This book highlights the impact of policy and politics on assessment across the globe. With contributions from England, the Irish Republic, Northern Ireland, Norway, Sweden, Switzerland, and Wales, it explores state-led assessment policies and practices that have been the subject of much debate.
We are experiencing a shift from using assessments - especially national tests - as measurement instruments designed to produce information, to a reliance on tests to influence policy and instruction. Once tests become high stakes - for students, teachers, and schools - even those that might have been reasonable monitors of educational success can lose dependability and credibility. However, not all countries' assessment policies follow the same model and the contributors explore and analyse a range of different national (and supra-national) assessment policy approaches and perspectives. The chapters identify the impetus behind changing assessment policies and practices and analyse ways forward and innovative approaches. Readers can draw their own conclusions about which model(s) can provide the best outcomes for learners - surely the most important part of the equation.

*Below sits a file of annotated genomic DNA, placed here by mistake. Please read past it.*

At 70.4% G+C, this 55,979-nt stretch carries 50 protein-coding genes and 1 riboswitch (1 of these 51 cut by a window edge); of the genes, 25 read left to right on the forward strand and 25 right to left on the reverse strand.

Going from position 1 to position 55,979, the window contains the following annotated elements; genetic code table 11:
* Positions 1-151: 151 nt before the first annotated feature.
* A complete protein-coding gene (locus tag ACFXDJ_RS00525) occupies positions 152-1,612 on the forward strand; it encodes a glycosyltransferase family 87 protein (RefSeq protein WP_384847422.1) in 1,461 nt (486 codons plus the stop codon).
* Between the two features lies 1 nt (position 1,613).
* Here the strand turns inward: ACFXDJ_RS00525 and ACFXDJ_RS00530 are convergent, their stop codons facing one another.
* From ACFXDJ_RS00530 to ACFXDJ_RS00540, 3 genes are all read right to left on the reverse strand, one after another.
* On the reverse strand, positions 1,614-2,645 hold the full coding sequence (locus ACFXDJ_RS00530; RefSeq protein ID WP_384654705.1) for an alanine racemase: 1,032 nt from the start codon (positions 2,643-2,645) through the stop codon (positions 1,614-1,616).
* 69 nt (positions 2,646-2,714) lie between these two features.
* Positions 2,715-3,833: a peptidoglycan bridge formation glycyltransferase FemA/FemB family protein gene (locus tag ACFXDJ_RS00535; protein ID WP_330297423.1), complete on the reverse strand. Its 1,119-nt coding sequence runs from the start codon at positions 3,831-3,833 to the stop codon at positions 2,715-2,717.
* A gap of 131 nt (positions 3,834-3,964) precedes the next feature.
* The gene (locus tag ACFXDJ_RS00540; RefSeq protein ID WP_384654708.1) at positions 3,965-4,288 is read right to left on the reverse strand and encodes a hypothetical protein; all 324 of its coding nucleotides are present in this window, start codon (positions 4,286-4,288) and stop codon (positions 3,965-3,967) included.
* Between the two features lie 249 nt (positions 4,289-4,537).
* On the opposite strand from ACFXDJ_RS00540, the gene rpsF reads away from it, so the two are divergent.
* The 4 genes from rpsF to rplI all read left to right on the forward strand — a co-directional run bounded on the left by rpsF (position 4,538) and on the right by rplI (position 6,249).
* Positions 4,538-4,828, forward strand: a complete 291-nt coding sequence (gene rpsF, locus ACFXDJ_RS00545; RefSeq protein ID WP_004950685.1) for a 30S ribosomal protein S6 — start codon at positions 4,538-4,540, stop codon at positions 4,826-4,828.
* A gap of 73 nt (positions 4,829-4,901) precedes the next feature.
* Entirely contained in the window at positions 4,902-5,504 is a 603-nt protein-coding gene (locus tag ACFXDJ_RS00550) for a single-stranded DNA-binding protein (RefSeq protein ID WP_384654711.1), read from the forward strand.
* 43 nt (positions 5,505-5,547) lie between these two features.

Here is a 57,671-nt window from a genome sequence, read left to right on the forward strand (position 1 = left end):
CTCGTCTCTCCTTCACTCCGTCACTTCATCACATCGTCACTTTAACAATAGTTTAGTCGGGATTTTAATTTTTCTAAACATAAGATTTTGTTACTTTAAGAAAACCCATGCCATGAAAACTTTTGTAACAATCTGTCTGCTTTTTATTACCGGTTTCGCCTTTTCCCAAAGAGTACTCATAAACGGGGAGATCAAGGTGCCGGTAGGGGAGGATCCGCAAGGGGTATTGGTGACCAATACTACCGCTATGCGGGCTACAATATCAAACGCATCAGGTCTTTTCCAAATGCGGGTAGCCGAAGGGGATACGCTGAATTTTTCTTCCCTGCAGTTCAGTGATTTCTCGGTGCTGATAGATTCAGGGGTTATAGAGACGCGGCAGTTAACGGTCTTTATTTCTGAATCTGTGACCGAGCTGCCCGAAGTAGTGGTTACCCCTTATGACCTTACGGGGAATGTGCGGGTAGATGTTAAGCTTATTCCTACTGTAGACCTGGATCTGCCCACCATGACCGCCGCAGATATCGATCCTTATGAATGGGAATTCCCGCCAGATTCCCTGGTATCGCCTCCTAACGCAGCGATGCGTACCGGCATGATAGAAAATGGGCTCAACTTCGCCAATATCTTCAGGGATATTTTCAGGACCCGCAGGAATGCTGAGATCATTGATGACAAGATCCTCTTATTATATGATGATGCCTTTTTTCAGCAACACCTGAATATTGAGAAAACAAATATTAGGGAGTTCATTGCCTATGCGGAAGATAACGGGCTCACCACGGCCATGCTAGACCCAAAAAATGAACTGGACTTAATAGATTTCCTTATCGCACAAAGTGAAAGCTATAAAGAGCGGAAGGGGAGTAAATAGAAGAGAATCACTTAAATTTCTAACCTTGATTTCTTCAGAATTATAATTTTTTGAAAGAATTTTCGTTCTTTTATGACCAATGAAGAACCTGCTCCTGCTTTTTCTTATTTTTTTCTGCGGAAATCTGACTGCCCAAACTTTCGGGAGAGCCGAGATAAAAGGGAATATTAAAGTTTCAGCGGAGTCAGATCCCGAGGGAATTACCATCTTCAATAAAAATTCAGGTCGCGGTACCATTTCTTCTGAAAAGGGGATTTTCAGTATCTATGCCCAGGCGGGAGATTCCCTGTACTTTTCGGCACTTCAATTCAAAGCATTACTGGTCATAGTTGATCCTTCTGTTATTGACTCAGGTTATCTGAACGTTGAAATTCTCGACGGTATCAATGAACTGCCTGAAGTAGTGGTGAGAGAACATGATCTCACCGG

This book was originally published as a special issue of Assessment in Education: Principles, Policy & Practice.